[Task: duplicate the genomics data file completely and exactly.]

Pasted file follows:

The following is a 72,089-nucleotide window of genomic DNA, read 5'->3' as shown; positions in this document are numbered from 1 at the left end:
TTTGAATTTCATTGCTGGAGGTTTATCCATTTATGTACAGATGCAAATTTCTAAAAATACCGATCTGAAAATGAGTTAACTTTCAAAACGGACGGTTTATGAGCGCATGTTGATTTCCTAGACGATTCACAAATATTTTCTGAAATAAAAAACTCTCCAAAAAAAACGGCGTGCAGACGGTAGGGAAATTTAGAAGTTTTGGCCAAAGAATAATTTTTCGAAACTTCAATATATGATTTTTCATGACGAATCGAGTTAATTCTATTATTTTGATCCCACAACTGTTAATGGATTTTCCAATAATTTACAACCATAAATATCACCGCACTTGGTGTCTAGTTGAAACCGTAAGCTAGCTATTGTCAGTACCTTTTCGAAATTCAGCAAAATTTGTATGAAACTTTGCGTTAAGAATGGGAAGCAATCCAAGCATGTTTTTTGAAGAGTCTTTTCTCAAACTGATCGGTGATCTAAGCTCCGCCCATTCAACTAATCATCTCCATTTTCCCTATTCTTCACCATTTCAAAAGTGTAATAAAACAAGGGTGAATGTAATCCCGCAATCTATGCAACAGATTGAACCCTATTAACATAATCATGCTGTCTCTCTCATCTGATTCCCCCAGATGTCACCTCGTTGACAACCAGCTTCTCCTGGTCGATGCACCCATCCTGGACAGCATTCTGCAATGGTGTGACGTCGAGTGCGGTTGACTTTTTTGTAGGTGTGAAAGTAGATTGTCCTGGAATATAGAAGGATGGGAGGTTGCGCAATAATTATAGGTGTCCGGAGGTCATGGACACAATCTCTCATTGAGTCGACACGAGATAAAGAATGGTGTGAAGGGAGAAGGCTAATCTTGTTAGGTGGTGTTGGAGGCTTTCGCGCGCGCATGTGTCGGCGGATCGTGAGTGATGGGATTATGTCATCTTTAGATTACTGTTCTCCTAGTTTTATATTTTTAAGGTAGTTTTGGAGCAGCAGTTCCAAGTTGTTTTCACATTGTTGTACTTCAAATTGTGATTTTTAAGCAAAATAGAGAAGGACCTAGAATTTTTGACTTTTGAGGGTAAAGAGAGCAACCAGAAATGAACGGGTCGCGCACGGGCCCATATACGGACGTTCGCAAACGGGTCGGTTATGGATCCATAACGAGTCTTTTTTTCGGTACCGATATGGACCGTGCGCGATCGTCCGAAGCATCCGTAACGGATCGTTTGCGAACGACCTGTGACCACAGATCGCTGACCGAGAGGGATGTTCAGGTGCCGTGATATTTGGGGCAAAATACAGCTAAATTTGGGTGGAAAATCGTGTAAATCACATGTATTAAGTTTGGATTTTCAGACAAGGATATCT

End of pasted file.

The following is a 72,089-nucleotide window of genomic DNA, read 5'->3' as shown; positions in this document are numbered from 1 at the left end:
TTTGAATTTCATTGCTGGAGGTTTATCCATTTATGTACAGATGCAAATTTCTAAAAATACCGATCTGAAAATGAGTTAACTTTCAAAACGGACGGTTTATGAGCGCATGTTGATTTCCTAGACGATTCACAAATATTTTCTGAAATAAAAAACTCTCCAAAAAAAACGGCGTGCAGACGGTAGGGAAATTTAGAAGTTTTGGCCAAAGAATAATTTTTCGAAACTTCAATATATGATTTTTCATGACGAATCGAGTTAATTCTATTATTTTGATCCCACAACTGTTAATGGATTTTCCAATAATTTACAACCATAAATATCACCGCACTTGGTGTCTAGTTGAAACCGTAAGCTAGCTATTGTCAGTACCTTTTCGAAATTCAGCAAAATTTGTATGAAACTTTGCGTTAAGAATGGGAAGCAATCCAAGCATGTTTTTTGAAGAGTCTTTTCTCAAACTGATCGGTGATCTAAGCTCCGCCCATTCAACTAATCATCTCCATTTTCCCTATTCTTCACCATTTCAAAAGTGTAATAAAACAAGGGTGAATGTAATCCCGCAATCTATGCAACAGATTGAACCCTATTAACATAATCATGCTGTCTCTCTCATCTGATTCCCCCAGATGTCACCTCGTTGACAACCAGCTTCTCCTGGTCGATGCACCCATCCTGGACAGCATTCTGCAATGGTGTGACGTCGAGTGCGGTTGACTTTTTTGTAGGTGTGAAAGTAGATTGTCCTGGAATATAGAAGGATGGGAGGTTGCGCAATAATTATAGGTGTCCGGAGGTCATGGACACAATCTCTCATTGAGTCGACACGAGATAAAGAATGGTGTGAAGGGAGAAGGCTAATCTTGTTAGGTGGTGTTGGAGGCTTTCGCGCGCGCATGTGTCGGCGGATCGTGAGTGATGGGATTATGTCATCTTTAGATTACTGTTCTCCTAGTTTTATATTTTTAAGGTAGTTTTGGAGCAGCAGTTCCAAGTTGTTTTCACATTGTTGTACTTCAAATTGTGATTTTTAAGCAAAATAGAGAAGGACCTAGAATTTTTGACTTTTGAGGGTAAAGAGAGCAACCAGAAATGAACGGGTCGCGCACGGGCCCATATACGGACGTTCGCAAACGGGTCGGTTATGGATCCATAACGAGTCTTTTTTTCGGTACCGATATGGACCGTGCGCGATCGTCCGAAGCATCCGTAACGGATCGTTTGCGAACGACCTGTGACCACAGATCGCTGACCGAGAGGGATGTTCAGGTGCCGTGATATTTGGGGCAAAATACAGCTAAATTTGGGTGGAAAATCGTGTAAATCACATGTATTAAGTTTGGATTTTCAGACAAGGATATCT